So many will see him as a noble figure who has at worst been naïve in believing the wrong people. Not his parliamentary colleagues though. They know him at close quarters and can see through his populist opportunism: he is neither loved nor respected.

The Anna Raccoon blog has got his number too, where industrious guest writer Petunia Winegum did a hilarious Billy Bunter parody of the portly Watson recently. Give yourself a treat and read this piece of sustained comic brilliance: it neatly exposes the Fat Owl’s dubious methods.

Most satisfying for me in all this was the exposure of an outrageous bluff by Watson. You might remember that a good while back he was the first MP to claim there was a “powerful paedophile network linked to Parliament and No 10”.  As the Daily Mail put it,  he “used the fact that an innocent Tory MP had a paedophile relative to bolster his claims”. He told the House of Commons in October 2012, without giving any names, that there was a child abuser who “boasted of his links to a senior aide of a former Prime Minister”.

We now know this “boast” was nothing whatever to do with an implied paedophile conspiracy. We have been told he had been referring to Charles Napier, whose half-brother is John Whittingdale, who was once Margaret Thatcher’s political secretary.

If there was a “boast”, it was not Napier’s but Watson’s – and an empty one at that. His boasted knowledge of a VIP conspiracy reaching right to the heart of government at No 10 Downing Street, was just a bluff, an attempt – a successful attempt – to hoodwink the nation, in the full, clear, knowledge that there was no merit in his claim.

Not that Whittingdale is quite as “innocent” at the Daily Mail claims. As Secretary of State for Culture, Media and Sport in the present government, he is currently doing his damnedest to preside over the destruction of the BBC, in an orgy of cultural vandalism that constitutes a far greater crime than anything his half-brother Charles has ever done. But sadly Charles is the one currently serving a 13-year prison sentence, not John.

As I say, we still have little idea of how Tom Watson’s come-uppance is going down with the public. Will he be discredited, or will he be seen as a victim of the Establishment? And will the Metropolitan Police get away with their disgraceful arrogance in the face of Panorama’s exposure of their foolish faith in Nick’s “credible and true” tripe? Instead of ’fessing up, and admitting the BBC had done a good job, they went into attack mode, furiously arguing that the programme “could compromise the evidential chain should a case ever proceed to court”. In other words, as Stephen Pollard pointed out in the Daily Telegraph, “no journalist should ever investigate anything, because any investigation by journalists upsets the police applecart. That is the nature of investigative journalism. That police statement is, in its own way, as idiotic and inappropriate as the earlier statement that Nick’s allegations are true.”

Refreshingly, for an opinion piece in such a right-wing paper as the Telegraph, Pollard praised the Panorama programme, saying it had been “…surely one of the most important programmes the BBC has ever broadcast.”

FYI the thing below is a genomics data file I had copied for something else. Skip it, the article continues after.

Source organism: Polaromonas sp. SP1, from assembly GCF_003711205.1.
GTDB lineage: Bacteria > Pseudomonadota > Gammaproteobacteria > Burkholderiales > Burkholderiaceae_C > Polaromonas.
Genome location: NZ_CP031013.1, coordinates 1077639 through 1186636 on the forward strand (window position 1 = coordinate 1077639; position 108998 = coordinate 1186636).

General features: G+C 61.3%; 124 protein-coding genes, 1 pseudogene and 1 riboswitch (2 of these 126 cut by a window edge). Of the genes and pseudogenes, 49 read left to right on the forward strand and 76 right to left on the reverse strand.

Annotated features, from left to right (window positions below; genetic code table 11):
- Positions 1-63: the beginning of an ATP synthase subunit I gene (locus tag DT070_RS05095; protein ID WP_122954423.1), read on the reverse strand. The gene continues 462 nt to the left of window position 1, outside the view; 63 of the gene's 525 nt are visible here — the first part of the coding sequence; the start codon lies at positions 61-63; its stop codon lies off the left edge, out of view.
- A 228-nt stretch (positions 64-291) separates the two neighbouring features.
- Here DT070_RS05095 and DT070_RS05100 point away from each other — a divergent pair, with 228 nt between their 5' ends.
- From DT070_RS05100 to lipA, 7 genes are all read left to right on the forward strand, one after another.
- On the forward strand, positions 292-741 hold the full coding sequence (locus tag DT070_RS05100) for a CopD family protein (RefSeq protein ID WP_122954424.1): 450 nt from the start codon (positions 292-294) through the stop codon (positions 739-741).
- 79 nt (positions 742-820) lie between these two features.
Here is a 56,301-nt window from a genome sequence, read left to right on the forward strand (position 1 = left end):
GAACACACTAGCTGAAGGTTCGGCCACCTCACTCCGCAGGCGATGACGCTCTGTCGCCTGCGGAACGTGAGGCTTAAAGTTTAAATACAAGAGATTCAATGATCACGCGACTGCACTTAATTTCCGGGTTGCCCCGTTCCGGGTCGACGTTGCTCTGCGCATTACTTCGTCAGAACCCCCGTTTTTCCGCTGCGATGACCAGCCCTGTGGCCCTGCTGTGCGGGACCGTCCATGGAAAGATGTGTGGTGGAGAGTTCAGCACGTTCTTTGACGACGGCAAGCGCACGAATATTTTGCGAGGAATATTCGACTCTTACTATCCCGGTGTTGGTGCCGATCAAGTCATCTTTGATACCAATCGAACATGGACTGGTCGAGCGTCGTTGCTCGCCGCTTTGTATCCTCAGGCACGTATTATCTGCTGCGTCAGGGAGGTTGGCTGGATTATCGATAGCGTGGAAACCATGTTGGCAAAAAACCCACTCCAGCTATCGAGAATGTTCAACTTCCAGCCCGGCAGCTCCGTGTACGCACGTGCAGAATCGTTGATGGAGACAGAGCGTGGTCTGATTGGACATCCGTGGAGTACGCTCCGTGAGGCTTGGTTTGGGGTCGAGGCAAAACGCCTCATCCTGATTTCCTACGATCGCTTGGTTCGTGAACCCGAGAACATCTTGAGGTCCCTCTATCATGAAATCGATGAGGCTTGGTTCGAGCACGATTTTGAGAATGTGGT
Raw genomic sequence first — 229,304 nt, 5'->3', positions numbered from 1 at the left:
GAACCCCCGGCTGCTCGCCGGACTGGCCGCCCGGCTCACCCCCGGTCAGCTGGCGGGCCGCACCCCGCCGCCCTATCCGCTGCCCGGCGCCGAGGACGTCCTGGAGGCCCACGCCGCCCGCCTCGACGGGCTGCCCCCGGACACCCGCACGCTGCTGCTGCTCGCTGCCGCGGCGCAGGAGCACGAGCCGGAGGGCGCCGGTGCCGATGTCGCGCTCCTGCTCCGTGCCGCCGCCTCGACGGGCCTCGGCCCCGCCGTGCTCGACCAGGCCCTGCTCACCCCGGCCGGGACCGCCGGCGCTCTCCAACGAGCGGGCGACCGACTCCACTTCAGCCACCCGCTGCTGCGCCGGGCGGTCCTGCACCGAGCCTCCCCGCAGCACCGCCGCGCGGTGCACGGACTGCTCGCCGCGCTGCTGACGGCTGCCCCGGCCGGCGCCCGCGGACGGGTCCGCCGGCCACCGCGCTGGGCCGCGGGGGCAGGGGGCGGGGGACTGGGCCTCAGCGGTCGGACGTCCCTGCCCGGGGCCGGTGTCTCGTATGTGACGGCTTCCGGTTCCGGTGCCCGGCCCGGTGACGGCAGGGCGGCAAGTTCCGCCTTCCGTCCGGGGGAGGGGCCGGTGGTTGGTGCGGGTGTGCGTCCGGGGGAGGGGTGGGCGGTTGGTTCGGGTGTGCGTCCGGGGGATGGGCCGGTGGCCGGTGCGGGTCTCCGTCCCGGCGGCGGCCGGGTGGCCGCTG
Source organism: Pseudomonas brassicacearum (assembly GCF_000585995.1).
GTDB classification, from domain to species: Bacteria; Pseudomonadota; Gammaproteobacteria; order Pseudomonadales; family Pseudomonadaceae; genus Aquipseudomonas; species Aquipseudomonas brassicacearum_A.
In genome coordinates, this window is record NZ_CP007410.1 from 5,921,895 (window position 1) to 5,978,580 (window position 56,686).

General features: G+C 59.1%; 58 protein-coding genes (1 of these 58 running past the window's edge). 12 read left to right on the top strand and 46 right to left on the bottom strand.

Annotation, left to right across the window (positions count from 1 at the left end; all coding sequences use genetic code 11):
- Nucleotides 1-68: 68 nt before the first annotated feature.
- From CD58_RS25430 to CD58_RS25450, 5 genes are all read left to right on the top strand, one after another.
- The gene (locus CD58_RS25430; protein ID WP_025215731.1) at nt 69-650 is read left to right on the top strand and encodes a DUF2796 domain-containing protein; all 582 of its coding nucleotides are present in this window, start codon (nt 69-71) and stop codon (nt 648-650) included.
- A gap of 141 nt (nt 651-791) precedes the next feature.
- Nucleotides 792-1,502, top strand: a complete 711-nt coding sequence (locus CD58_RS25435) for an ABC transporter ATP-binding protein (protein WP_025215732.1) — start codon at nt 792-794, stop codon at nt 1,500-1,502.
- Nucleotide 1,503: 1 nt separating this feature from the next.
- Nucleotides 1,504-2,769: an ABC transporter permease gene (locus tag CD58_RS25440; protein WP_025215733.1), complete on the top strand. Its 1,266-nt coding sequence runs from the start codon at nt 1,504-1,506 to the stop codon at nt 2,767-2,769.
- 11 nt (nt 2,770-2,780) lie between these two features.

I would like to agree. It would be great to see it as a new beginning, a sign of the tide turning against the excesses of recent years, in which, as Pollard wrote, “Ever since the revelations about Jimmy Savile emerged, we have been engulfed in a form of mania about paedophilia.”

I would like to think we have passed the darkest hour, but we have been here before and seen false dawns. There were earlier panics, were there not? There was the mania over Satanic abuse; there was the “recovered memory” fad, and much more. These bubbles were pricked, their absurdity exposed, only to be replaced by new nonsense. A resurgence of similar alarmism in as yet unexpected guises can safely be predicted until such time as there is a deep underlying shift in the economic and social conditions that are driving them.

Still, there has to be some hope that the Goddard enquiry, the overarching mega-investigation into child sexual abuse in all its manifestations going back as far as living memory can stretch in the UK and perhaps further, will take on board the recent hiccups and steer a course away from permanent hysteria.

Even creepier than the creepiest creep

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It is a good bet that anyone described as “creepy” these days has earned the unenviable epithet through suspicions he is a paedo: for lazy reviewers of novels and films it has become the go-to cliché for hinting that the scenario includes a sinister and scary perv.

Far more sinister and scary, though, is a rather different kind of creepiness: Mission Creep. In a sexual context, it is everywhere. Feminist analysis that began quite reasonably some decades ago with a long-overdue assault on entrenched “patriarchal” power structures, may have been hostile to adult-child sexual contacts but care was generally taken to emphasise that if children wanted to express themselves sexually it was fine and dandy to do it among themselves. Not anymore! Even kids are under attack now for “inappropriate” sexual behaviour, which has come to mean pretty much anything sexual at all. With anyone. Including yourself.

Nor do “normal” adults escape the ever-widening remit of the nay-sayers. The fight against grotesque abuses of male power expressed through such cultural practices as female genital mutilation, rape as a weapon of war and so forth, is a legitimate, vital and continuing one: gang rape in India is a particularly horrific phenomenon right now, as registered in Heretic TOC’s “No wonder women turn against ‘teasing’”. But the cause will not be helped by Mission Creep that extends to wiping out – or trying to – every conceivable manifestation of male sexual interest.